A surprise awaits high school students in this Russian-speaking city in Estonia: Estonian literature is now being taught in Estonian.
The switch from Russian may seem like a small and logical move - after all this is Estonia - but the students were skeptical.
"I'm not sure it's right," said Vladimir Smirnov, 17, at the Pahklimae school in Narva, a city on the Russian border. "In my opinion, the government should make our country multinational."
For the first time, high schools catering to the Baltic nation's Russian-speakers - about one-third of the 1.3 million residents - are required this year to teach at least one subject in Estonian.
It is the first step of the government's plan to boost Estonian-language instruction among the country's Russian-speaking minority, most of whom moved here during five decades of Soviet occupation.
Education officials claim the program will help integrate the Russian minority. But it has unnerved ethnic Russians, who are increasingly wary of what they consider a campaign to rob them of their cultural identity.
The reform enters into force at a time of heightened ethnic tension in Estonia. In April, the Baltic country was rocked by the worst violence since the 1991 breakup of the Soviet Union when ethnic Russians rioted in the capital, Tallinn, over the dismantling of a Red Army monument.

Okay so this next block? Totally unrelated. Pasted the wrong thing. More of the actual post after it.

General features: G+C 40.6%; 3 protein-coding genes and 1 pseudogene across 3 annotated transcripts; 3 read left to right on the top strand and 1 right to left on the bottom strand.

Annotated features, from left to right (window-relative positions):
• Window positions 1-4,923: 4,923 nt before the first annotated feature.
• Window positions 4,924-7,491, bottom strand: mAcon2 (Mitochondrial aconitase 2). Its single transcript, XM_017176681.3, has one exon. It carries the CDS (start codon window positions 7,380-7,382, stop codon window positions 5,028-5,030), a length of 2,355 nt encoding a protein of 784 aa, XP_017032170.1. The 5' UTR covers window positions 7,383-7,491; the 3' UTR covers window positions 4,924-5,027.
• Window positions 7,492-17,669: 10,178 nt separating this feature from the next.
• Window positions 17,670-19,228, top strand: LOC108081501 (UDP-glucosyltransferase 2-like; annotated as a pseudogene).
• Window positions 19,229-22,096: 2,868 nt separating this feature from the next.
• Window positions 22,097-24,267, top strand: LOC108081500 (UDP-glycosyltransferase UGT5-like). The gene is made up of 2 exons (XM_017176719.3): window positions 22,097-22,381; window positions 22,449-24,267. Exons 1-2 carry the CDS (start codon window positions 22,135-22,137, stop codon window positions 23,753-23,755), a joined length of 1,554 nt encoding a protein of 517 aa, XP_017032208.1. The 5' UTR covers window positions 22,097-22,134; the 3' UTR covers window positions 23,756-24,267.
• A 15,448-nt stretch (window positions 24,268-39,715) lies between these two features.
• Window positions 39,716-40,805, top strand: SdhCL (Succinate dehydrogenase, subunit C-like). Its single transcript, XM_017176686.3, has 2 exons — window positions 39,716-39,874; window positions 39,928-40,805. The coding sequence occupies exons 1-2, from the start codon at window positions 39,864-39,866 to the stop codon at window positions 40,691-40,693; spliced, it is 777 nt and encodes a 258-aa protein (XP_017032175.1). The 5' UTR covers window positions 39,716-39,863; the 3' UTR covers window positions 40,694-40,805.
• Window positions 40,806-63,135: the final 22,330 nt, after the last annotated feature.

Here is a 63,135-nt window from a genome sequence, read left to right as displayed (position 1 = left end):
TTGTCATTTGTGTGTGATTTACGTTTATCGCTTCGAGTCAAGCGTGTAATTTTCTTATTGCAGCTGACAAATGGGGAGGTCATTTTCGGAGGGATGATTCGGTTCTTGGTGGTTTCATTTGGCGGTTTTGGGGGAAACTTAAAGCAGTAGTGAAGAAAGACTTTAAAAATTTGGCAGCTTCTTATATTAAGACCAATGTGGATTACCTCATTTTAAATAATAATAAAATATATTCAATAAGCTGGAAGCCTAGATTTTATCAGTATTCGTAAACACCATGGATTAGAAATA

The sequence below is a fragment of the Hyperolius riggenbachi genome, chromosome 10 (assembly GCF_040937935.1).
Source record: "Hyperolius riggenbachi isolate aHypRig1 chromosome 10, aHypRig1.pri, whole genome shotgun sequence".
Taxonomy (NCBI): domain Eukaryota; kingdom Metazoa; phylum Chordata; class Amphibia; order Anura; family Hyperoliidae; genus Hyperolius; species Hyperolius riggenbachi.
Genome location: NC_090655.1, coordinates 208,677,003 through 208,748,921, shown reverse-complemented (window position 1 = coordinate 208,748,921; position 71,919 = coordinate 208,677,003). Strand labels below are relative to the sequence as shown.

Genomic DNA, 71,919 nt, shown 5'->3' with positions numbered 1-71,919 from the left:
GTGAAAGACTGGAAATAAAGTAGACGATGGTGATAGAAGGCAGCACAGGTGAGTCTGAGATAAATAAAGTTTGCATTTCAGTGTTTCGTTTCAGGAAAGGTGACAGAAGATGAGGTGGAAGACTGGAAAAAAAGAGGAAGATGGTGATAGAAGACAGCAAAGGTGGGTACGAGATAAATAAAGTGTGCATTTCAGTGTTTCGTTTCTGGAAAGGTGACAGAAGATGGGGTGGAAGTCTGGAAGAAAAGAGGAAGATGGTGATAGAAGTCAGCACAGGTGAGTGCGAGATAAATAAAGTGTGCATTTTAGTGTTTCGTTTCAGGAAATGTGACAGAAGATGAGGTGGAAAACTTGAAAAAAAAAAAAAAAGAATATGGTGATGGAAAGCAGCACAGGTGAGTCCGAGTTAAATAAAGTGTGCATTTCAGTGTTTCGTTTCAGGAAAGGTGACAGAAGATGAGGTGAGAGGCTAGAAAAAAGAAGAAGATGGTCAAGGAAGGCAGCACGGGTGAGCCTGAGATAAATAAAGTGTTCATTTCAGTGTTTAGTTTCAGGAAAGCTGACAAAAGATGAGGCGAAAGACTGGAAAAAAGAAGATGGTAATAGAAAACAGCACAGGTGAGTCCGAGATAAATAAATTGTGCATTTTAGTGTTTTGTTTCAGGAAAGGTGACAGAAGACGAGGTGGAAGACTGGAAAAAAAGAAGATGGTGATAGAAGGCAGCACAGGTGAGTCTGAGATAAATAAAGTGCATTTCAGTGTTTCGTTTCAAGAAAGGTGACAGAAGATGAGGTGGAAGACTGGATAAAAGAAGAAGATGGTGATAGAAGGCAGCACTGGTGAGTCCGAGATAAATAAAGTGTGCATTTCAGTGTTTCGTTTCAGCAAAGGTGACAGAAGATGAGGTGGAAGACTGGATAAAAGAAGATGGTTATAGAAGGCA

Government officials stress that the reform will better prepare Estonia's Russians for upper education and eventually to take up jobs in both the commercial and public sector, where command of Estonian is obligatory.
"We think it is important that classes are taught in Estonian to ensure (Russian-speaking) students acquire good communications skills, a large vocabulary and an ability to conduct casual conversations," said Irene Kaosaar, an Education Ministry official.
Mastery of Estonian is also a key requirement for citizenship, which has left at least 100,000 people - mostly Russian-speakers - with a stateless status. Human rights groups have criticized Estonia's language laws, saying they have further alienated Russian-speakers, instead of integrating them.
Kaosaar said gradually increasing the language requirements would help Estonia avoid the mass protests that erupted in Baltic neighbor Latvia when it carried out a similar reform at a quicker pace in 2004.
The Estonian language reform will add new Estonian subjects in Russian high schools every year until 2011, when 60 percent of all classes in grades 10-12 must be taught in Estonian, a Finno-Ugric tongue utterly unlike Russian.
The Pahklimae school in Narva was decked in flowers and balloons for the traditional start of school on Monday. Students were neatly dressed; boys in suits and girls in skirts and blouses.
In a brief speech to the students, the Russian consul-general in Narva, Nikolai Bondarenko, made clear Moscow is not pleased about the language reform.
"Though it's important that students learn Estonian, it's very important that they do not forget to learn Russian, their original mother-tongue," Bondarenko said.